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East London’s Post-Olympic Economy

Abstract

The hosting of the Olympics affirmed to the world London’s emergence from the domestic and international recession that coincided with the years of preparation for the event. Post-Olympics, London has sustained its position as a leading world city. A compelling official view has identified the ‘Olympic effect’ as a major contributor to maintaining its global status. Domestically, undoubtedly, there has been a significant ‘Olympic effect’ in East London. In this chapter, Poynter argues that the post-2012 social and economic transformation of the city’s east side is being shaped less by the official narrative that informed the legacy promises of successive governments and more by London’s unique role in a highly financialised global economy.

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Notes

  1. 1.

    In 2013, the Office for National Statistics reported that employment in Canary Wharf had vastly expanded in the preceding decade, rising nearly fourfold from to 27,000 to 100,000 (ONS, 2013). And in her commentary on the ONS report, the Financial Times’ Kate Allen reported that ‘Last year, the number of bankers employed in Canary Wharf officially overtook the number employed in the City of London, making it the biggest employer of bankers in Europe. FT research shows that the 16 biggest banks in the UK employ 44,500 in Canary Wharf, compared with 43,300 in the Square Mile’ (Allen, 2013).

  2. 2.

    For example, a report produced by the United Nations Conference on Trade and Development (UNCTAD, 2012) in autumn 2012 on the volatility of oil and commodity prices argued that ‘with the volumes of exchange-traded derivatives on commodity markets now being 20 to 30 times larger than physical production, the influence of financial markets has systematically transformed these real markets into financial markets’.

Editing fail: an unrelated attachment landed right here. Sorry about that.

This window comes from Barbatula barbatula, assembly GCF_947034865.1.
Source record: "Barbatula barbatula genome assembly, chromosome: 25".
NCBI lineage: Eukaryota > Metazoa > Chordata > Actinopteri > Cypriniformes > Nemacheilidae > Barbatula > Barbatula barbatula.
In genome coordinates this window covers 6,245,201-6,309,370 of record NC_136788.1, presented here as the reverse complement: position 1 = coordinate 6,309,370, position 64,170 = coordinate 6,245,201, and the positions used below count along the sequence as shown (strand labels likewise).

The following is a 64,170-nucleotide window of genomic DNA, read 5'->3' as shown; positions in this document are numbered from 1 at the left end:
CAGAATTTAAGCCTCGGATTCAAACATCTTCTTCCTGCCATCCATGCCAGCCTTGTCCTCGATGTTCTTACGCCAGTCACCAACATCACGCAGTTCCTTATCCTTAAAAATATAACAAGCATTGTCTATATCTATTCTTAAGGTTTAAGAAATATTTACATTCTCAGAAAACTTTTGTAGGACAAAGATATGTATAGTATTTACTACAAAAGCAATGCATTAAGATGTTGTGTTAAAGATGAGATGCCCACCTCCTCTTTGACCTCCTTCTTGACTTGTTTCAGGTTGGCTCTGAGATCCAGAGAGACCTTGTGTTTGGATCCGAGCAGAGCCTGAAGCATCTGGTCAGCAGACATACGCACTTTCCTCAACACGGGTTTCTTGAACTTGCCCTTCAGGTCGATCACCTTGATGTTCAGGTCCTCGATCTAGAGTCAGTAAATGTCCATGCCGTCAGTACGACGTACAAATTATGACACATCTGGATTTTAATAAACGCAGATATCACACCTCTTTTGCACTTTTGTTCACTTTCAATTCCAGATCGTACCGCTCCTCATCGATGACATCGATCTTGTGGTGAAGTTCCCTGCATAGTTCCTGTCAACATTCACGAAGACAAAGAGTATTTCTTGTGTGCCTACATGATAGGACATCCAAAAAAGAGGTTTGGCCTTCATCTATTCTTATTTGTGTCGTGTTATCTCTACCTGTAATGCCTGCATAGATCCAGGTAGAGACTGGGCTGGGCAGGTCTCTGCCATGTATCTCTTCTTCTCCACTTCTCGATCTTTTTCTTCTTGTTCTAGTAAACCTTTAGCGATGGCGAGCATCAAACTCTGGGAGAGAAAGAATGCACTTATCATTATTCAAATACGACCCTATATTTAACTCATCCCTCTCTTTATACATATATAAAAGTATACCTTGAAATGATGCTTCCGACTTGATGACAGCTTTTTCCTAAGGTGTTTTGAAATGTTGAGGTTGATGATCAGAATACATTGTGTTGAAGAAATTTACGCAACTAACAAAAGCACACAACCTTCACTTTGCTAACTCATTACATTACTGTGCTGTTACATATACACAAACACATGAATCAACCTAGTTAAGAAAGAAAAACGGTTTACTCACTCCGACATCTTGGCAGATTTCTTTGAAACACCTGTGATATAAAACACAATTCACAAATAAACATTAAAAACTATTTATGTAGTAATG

3. 3.

    It is beyond the scope of this chapter to discuss this process in detail. For insights into the structural problems in the UK economy that provided the conditions for the financialisation of the UK economy see, for example Turner (2009). For a conceptual analysis of financialisation arising from the melding of industrial and finance capital, see Epstein (2005) and Lapavitsas (2013).

  4. 4.

    In such an economy, the central bank’s role becomes increasingly important, with financial markets being highly sensitive to any pronouncements on or changes in the direction of monetary policy.

  5. 5.

    GVA is an estimate of the value created by a unit of production. It may be measured in different ways – production, income, expenditure; see: http://www.ons.gov.uk/ons/guide-method/method-quality/specific/economy/national-accounts/gva/relationship-gva-and-gdp/gross-value-added-and-gross-domestic-product.html

  6. 6.

    For a detailed discussion of these developments see Poynter (2016).

  7. 7.

    Trobor Capital a UK located investment company, published a report on ‘London Real Estate’ in September 2014 (Trobor Capital, 2014). The report provides insights into the property investment operations of international companies and their significant interest in London’s prime and mainstream residential property markets. The report noted the significant level of new builds being purchased by overseas buyers: ‘Currently about 51% of the real estate purchasers in prime central London are from the United Kingdom. Of the 49% of international buyers, 16.5% of them are from other European countries. The next largest percentage of international buyers is Russia and the Commonwealth of Independent States at about 9.1%. After that is the Middle East with approximately 7.5% of the international residential real estate purchases in London. However, not all of these purchases indicate residence. The actual amount of foreigners who reside in London is about 28% of the total residents. Research done by the Knight Frank Residential Research has shown that about 69% of the purchases of newly-built homes in London are international in nature, leaving just 31% for natives of the United Kingdom’. (Trobor Capital, 2014)

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Poynter, G. (2017). East London’s Post-Olympic Economy. In: Cohen, P., Watt, P. (eds) London 2012 and the Post-Olympics City. Palgrave Macmillan, London. https://doi.org/10.1057/978-1-137-48947-0_2

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  • DOI: https://doi.org/10.1057/978-1-137-48947-0_2

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  • Publisher Name: Palgrave Macmillan, London

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